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European Asylum Policy

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Author Info

  • Timothy J. Hatton

    (Australian National University and University of Essex, tim.hatton@anu.edu.au)

Abstract

Policy towards asylum seekers has been a controversial topic for more than a decade. Rising numbers of asylum applications have been met with ever-tougher policies to deter them. Following a period of policy harmonisation, the EU has reached a crucial stage in the development of a new Common European Asylum System. This paper seeks to shed light on what form this should take. It summarises the development of policy to date and it argues that these policies have been too tough, even from the point of view of EU citizens. Using an economic framework, it examines scenarios with different degrees of policy harmonisation and integration among EU countries. Finally, it argues that there is an important role for enhanced burden-sharing arrangements.

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Bibliographic Info

Article provided by National Institute of Economic and Social Research in its journal National Institute Economic Review.

Volume (Year): 194 (2005)
Issue (Month): 1 (October)
Pages: 106-119

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Handle: RePEc:sae:niesru:v:194:y:2005:i:1:p:106-119

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Related research

Keywords: Asylum seekers; asylum policy; policy coordination;

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References

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  1. R Dur & H.J. Roelfsema, 2004. "Why does centralisation fail to internalise policy externalities?," Working Papers 04-09, Utrecht School of Economics.
  2. Christian Dustmann & Ian Preston, 2004. "Racial and Economic Factors in Attitudes to Immigration," CReAM Discussion Paper Series 0401, Centre for Research and Analysis of Migration (CReAM), Department of Economics, University College London.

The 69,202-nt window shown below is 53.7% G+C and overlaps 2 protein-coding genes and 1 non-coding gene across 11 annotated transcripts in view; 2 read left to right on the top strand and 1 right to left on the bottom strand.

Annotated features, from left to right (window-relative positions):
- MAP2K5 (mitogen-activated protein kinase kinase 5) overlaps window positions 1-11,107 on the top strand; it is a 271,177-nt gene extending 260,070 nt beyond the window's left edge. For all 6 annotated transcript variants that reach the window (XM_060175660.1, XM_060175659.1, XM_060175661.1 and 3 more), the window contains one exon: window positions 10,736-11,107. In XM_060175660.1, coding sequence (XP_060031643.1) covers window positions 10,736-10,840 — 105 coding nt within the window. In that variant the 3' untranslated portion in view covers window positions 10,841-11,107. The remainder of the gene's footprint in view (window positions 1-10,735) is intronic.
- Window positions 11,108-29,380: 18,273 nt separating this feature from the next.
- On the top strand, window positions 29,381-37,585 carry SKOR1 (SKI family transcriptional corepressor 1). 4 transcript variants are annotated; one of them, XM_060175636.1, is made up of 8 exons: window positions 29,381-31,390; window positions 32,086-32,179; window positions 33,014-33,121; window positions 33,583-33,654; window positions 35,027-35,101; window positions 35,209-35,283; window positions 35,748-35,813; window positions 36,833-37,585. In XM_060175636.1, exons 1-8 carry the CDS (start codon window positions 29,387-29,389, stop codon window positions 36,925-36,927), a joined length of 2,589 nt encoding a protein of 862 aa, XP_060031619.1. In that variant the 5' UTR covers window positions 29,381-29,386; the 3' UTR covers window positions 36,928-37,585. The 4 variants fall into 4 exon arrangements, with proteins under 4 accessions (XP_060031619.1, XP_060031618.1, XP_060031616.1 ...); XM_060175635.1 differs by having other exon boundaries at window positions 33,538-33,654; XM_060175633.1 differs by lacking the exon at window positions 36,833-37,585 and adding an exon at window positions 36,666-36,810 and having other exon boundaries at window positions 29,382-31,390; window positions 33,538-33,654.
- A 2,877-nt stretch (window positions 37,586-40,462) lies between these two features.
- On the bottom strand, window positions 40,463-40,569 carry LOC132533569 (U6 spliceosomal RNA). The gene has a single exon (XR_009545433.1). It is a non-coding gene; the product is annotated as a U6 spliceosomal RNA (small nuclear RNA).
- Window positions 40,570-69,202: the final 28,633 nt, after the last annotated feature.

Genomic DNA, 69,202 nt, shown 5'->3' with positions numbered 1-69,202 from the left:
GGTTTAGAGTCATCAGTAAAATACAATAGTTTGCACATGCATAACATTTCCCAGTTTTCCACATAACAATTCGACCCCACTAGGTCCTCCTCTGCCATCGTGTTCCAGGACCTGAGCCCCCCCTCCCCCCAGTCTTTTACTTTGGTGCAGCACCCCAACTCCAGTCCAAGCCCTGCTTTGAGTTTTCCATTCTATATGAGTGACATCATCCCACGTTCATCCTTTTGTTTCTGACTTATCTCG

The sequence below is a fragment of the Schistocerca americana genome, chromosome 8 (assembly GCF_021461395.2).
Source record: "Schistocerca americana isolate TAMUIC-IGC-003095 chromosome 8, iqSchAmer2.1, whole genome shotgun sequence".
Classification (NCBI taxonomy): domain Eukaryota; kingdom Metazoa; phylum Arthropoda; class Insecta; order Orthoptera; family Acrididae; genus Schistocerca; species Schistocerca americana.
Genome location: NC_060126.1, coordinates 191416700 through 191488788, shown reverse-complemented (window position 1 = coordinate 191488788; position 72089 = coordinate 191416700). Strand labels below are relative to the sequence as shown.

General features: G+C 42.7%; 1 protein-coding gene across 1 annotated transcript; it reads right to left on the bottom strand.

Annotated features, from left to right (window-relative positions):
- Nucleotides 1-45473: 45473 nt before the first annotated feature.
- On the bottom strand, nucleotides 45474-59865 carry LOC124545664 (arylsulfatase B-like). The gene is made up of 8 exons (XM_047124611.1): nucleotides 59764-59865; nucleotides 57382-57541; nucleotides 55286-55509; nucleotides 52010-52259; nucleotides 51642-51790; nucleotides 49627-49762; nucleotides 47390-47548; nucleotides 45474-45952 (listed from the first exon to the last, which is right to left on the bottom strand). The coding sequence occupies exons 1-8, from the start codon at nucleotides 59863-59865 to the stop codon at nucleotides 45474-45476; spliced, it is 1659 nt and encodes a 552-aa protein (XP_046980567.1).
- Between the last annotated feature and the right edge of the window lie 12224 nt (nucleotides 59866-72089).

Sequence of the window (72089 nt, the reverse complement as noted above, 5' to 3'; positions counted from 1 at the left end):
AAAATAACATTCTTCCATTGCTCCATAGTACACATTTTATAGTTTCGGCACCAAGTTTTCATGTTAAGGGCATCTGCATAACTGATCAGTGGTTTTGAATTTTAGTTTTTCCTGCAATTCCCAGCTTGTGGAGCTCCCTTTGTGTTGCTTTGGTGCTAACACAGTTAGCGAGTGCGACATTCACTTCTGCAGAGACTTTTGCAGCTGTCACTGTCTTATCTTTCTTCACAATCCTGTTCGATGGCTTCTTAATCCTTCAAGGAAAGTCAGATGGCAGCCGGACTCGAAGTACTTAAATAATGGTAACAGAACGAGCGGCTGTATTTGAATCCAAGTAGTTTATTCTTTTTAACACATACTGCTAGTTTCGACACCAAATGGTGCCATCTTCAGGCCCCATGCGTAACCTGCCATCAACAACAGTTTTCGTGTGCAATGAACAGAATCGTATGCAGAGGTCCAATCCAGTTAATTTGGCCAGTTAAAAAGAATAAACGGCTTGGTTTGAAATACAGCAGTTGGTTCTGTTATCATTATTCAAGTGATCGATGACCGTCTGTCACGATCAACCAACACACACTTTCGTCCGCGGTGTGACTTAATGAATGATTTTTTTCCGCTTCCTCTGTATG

3. Hatton, Timothy J. & Williamson, Jeffrey G, 2005. "Refugees, Asylum Seekers and Policy in Europe," CEPR Discussion Papers 5058, C.E.P.R. Discussion Papers.
  4. Kevin H. O'Rourke, & Richard Sinnott, 2003. "Migration flows: Political Economy of Migration and the Empirical Challenges," The Institute for International Integration Studies Discussion Paper Series iiisdp06, IIIS.
  5. Eric Neumayer, 2003. "Asylum Recognition Rates in Western Europe - Their Determinants, Variation and Lack of Convergence," Labor and Demography 0312004, EconWPA, revised 02 Sep 2004.
  6. Rotte, Ralph & Vogler, Michael & Zimmermann, Klaus F, 1997. "South-North Refugee Migration: Lessons for Development Cooperation," Review of Development Economics, Wiley Blackwell, vol. 1(1), pages 99-115, February.
  7. Besley, Timothy & Coate, Stephen, 2003. "Centralized versus decentralized provision of local public goods: a political economy approach," Journal of Public Economics, Elsevier, vol. 87(12), pages 2611-2637, December.
  8. Eric Neumayer, 2003. "Bogus Refugees? The Determinants of Asylum Migration to Western Europe," Labor and Demography 0311002, EconWPA, revised 18 Feb 2004.
  9. Dustmann, Christian & Preston, Ian, 2001. "Attitudes to Ethic Minorities, Ethnic Context and Location Decisions," Economic Journal, Royal Economic Society, vol. 111(470), pages 353-73, April.
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Citations

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Cited by:
  1. TimothyJ. Hatton, 2009. "The Rise and Fall of Asylum: What Happened and Why?," Economic Journal, Royal Economic Society, vol. 119(535), pages F183-F213, 02.
  2. Hatton, Timothy J., 2012. "Refugee and Asylum Migration to the OECD: A Short Overview," IZA Discussion Papers 7004, Institute for the Study of Labor (IZA).
  3. Mathias Czaika, 2009. "The Political Economy of Refugee Migration," Journal of Economics and Statistics (Jahrbuecher fuer Nationaloekonomie und Statistik), Justus-Liebig University Giessen, Department of Statistics and Economics, vol. 229(6), pages 803-821, December.
  4. Francesc Ortega & Giovanni Peri, 2012. "The Role of Income and Immigration Policies in Attracting International Migrants," Working Papers 1214, University of California, Davis, Department of Economics.

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